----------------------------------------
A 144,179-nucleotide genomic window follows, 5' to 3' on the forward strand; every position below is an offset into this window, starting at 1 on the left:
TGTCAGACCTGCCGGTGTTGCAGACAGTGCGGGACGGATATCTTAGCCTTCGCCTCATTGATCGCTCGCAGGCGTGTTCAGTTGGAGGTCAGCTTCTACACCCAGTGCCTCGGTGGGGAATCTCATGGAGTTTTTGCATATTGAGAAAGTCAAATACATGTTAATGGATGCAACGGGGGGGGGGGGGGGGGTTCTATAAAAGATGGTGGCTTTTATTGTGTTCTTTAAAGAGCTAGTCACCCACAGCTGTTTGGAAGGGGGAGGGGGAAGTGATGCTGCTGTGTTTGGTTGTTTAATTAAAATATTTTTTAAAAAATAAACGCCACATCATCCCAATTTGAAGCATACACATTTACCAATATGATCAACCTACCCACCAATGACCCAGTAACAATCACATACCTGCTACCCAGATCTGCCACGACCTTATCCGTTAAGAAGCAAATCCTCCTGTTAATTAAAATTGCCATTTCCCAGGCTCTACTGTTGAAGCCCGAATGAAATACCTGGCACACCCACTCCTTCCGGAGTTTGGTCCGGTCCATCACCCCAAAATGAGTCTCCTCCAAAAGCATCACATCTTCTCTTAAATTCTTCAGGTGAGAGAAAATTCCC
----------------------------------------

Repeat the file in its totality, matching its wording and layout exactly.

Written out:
A 144,179-nucleotide genomic window follows, 5' to 3' on the forward strand; every position below is an offset into this window, starting at 1 on the left:
TGTCAGACCTGCCGGTGTTGCAGACAGTGCGGGACGGATATCTTAGCCTTCGCCTCATTGATCGCTCGCAGGCGTGTTCAGTTGGAGGTCAGCTTCTACACCCAGTGCCTCGGTGGGGAATCTCATGGAGTTTTTGCATATTGAGAAAGTCAAATACATGTTAATGGATGCAACGGGGGGGGGGGGGGGGGTTCTATAAAAGATGGTGGCTTTTATTGTGTTCTTTAAAGAGCTAGTCACCCACAGCTGTTTGGAAGGGGGAGGGGGAAGTGATGCTGCTGTGTTTGGTTGTTTAATTAAAATATTTTTTAAAAAATAAACGCCACATCATCCCAATTTGAAGCATACACATTTACCAATATGATCAACCTACCCACCAATGACCCAGTAACAATCACATACCTGCTACCCAGATCTGCCACGACCTTATCCGTTAAGAAGCAAATCCTCCTGTTAATTAAAATTGCCATTTCCCAGGCTCTACTGTTGAAGCCCGAATGAAATACCTGGCACACCCACTCCTTCCGGAGTTTGGTCCGGTCCATCACCCCAAAATGAGTCTCCTCCAAAAGCATCACATCTTCTCTTAAATTCTTCAGGTGAGAGAAAATTCCC